As you can see a tree view is kinda useful to display the possible paths a user can take. But don't think Balsamiq offers that. All Balsamiq has is a list of screens. And that list can't even be sorted alphabetically. To duplicate the screens for the different user paths turned out to be a huge mess. The "Insert Credit Card" screens
for the prepaid and the subscription options look exactly the same.. so how do we link them properly? We ended up writing the entire user-path in the name of each screen. For example:
Now we could at least duplicate and link the screens properly.. but don't think it was easy or pleasant. There's no auto-completing in the link form and the list of screens isn't automatically sorted. So finding the right screen was still a huge pain.
So you can see I haven't been impressed with the user experience of a software designed to help you design good user experiences.. After all Balsamiq's website says:
"We believe that life’s too short for bad software!"
Yup, I believe so too. But clearly their software needs some work before it can be considered good software. Notice anything special about the screenshot below? The screen-name text overlaps. Sure we have extremely long names for those screens.. but you know why.
Another bad experience was updating the back-buttons. Since we've had to duplicate a lot of screens the back-buttons obviously pointed to the wrong screens. So we had to go through the screens in presentation-mode, test out the back-buttons and then try
remember the correct name of the last screen. Then we'd have to switch into edit-mode. Edit-mode takes a moment to load because it's a flash-app.. and there we'd have to enter the correct screen for the back-button link. Of course half of the time I'd forget the correct last screen and I'd have to do it multiple times until I got it right.This all could have been resolved easily if they'd allowed us to stack screens or make some sort of tree.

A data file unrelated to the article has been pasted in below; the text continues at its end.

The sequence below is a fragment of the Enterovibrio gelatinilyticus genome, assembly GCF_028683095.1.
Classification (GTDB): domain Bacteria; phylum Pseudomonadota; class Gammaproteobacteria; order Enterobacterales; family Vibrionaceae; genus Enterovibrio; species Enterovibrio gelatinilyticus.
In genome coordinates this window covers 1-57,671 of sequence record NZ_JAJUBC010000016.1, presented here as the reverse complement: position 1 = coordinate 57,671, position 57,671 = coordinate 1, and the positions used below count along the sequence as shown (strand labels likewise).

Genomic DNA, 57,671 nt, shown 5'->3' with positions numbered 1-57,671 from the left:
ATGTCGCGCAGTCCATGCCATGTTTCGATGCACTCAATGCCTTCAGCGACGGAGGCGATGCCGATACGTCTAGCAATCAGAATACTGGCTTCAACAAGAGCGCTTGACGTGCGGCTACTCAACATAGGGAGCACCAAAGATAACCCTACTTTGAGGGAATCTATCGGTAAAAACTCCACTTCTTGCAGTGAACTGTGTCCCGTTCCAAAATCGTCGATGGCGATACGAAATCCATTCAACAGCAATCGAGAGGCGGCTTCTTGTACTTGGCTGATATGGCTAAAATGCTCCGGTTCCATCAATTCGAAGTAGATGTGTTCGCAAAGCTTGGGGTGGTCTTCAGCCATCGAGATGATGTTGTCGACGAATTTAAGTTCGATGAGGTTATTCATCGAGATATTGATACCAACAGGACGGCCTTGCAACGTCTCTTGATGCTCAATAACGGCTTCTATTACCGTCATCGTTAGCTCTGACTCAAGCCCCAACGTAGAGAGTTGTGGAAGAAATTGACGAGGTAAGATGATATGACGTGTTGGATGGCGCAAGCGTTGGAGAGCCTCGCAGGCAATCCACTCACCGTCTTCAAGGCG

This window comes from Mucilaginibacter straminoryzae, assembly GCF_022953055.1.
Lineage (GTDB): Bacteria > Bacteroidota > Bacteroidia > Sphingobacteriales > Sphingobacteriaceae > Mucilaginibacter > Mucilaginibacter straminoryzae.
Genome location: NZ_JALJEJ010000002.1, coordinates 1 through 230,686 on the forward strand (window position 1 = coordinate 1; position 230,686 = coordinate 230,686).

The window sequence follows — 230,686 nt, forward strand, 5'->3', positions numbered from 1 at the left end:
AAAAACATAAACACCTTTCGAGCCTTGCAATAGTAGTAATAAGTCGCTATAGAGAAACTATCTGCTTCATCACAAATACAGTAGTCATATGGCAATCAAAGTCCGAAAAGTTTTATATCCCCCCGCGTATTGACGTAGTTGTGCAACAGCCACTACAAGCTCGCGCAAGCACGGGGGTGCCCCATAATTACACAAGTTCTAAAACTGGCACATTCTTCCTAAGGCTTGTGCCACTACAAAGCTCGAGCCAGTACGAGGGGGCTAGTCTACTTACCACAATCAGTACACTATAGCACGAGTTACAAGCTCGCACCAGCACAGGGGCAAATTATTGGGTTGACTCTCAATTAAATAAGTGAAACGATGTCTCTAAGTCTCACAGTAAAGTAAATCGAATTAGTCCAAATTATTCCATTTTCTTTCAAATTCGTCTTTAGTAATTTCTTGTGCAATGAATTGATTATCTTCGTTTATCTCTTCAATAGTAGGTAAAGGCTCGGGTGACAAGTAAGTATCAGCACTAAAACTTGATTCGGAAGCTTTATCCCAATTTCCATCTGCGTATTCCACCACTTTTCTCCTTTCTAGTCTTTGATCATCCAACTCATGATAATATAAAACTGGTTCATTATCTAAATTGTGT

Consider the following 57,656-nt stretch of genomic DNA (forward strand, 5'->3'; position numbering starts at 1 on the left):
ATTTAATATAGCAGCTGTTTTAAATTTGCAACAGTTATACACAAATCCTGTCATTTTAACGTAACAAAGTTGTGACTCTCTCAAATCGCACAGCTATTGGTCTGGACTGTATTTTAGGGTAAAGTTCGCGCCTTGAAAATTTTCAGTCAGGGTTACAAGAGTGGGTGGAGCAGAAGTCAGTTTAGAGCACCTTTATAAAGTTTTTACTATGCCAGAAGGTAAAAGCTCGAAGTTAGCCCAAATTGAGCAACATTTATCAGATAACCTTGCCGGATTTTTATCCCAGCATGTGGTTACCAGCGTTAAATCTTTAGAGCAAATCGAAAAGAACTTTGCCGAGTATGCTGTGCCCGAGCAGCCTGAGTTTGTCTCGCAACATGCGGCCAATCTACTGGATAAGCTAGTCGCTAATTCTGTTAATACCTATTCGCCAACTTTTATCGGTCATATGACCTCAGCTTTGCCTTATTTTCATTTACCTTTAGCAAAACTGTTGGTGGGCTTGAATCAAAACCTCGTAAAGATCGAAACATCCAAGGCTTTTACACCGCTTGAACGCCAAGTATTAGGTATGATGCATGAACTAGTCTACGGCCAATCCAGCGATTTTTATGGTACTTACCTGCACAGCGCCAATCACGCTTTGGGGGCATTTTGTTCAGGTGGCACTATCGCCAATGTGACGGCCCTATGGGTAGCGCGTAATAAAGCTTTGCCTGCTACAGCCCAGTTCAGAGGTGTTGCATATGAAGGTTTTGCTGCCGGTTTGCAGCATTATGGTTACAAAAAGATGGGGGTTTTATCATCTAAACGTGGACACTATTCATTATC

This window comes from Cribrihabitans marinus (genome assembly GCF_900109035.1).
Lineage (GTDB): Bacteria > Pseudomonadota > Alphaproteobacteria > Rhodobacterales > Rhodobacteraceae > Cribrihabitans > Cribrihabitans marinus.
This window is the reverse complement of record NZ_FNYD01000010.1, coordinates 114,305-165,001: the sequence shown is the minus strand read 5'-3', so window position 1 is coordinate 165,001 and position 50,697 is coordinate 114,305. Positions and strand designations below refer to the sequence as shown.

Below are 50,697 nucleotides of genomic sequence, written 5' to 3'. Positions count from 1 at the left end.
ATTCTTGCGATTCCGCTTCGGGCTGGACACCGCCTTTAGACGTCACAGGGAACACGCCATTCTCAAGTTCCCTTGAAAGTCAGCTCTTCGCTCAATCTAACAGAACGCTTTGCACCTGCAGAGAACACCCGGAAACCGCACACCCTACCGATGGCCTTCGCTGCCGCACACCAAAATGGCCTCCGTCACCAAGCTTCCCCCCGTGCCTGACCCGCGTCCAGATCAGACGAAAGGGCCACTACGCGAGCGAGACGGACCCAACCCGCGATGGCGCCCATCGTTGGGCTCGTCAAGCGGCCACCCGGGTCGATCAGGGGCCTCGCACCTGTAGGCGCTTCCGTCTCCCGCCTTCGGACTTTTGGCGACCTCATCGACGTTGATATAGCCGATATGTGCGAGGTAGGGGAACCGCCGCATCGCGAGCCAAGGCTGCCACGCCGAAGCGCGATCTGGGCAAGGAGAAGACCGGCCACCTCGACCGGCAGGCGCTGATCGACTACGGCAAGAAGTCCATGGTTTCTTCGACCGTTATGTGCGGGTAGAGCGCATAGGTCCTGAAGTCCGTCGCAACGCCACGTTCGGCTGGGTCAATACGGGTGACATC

Designing a screen
Ok so I've written a lot about how annoying it is once you have a lot of screens. But you'd probably also like to know how designing a single screen feels.Designing a single screen isn't bad. There's a library with pre-fabricated UI-elements such as buttons, toggles, forms etc. But that library is relatively limited, there are about 9 special UI-elements for iOS and that's it. Nothing special for Android or WP.
You can upload your own assets, but the process is clunky. For example if you want to added a custom icon, you have to save, exit the edit-mode then navigate to "assets" in the project overview-page and upload an image there. Then you can navigate back to the screen you were working on and re-enter edit-mode to finally
add that custom icon. That's if you've managed to remember what screen you were working on. Why they don't allow you to upload custom assets while in edit mode
I do not know.
I'm a programmer, I don't want to have to duplicate screens just because there's no way to dynamically link them. I want to make templates for stuff that I'm going to re-use. I want to organize my screens in a tree-structure and not a list. Switching in and out of edit-mode is distracting and remembering the correct screen is annoying. Call me lazy, but I see so much work that isn't necessary. The library of UI-elements is functional but not huge. Balsamiq isn't bad. But it doesn't feel good either. The next time I have to design a user interface I'll probably do it the traditional way.. sketch on paper and the move to the code and real UI editor (JavaFx/XCode/Visual Studio etc.) directly.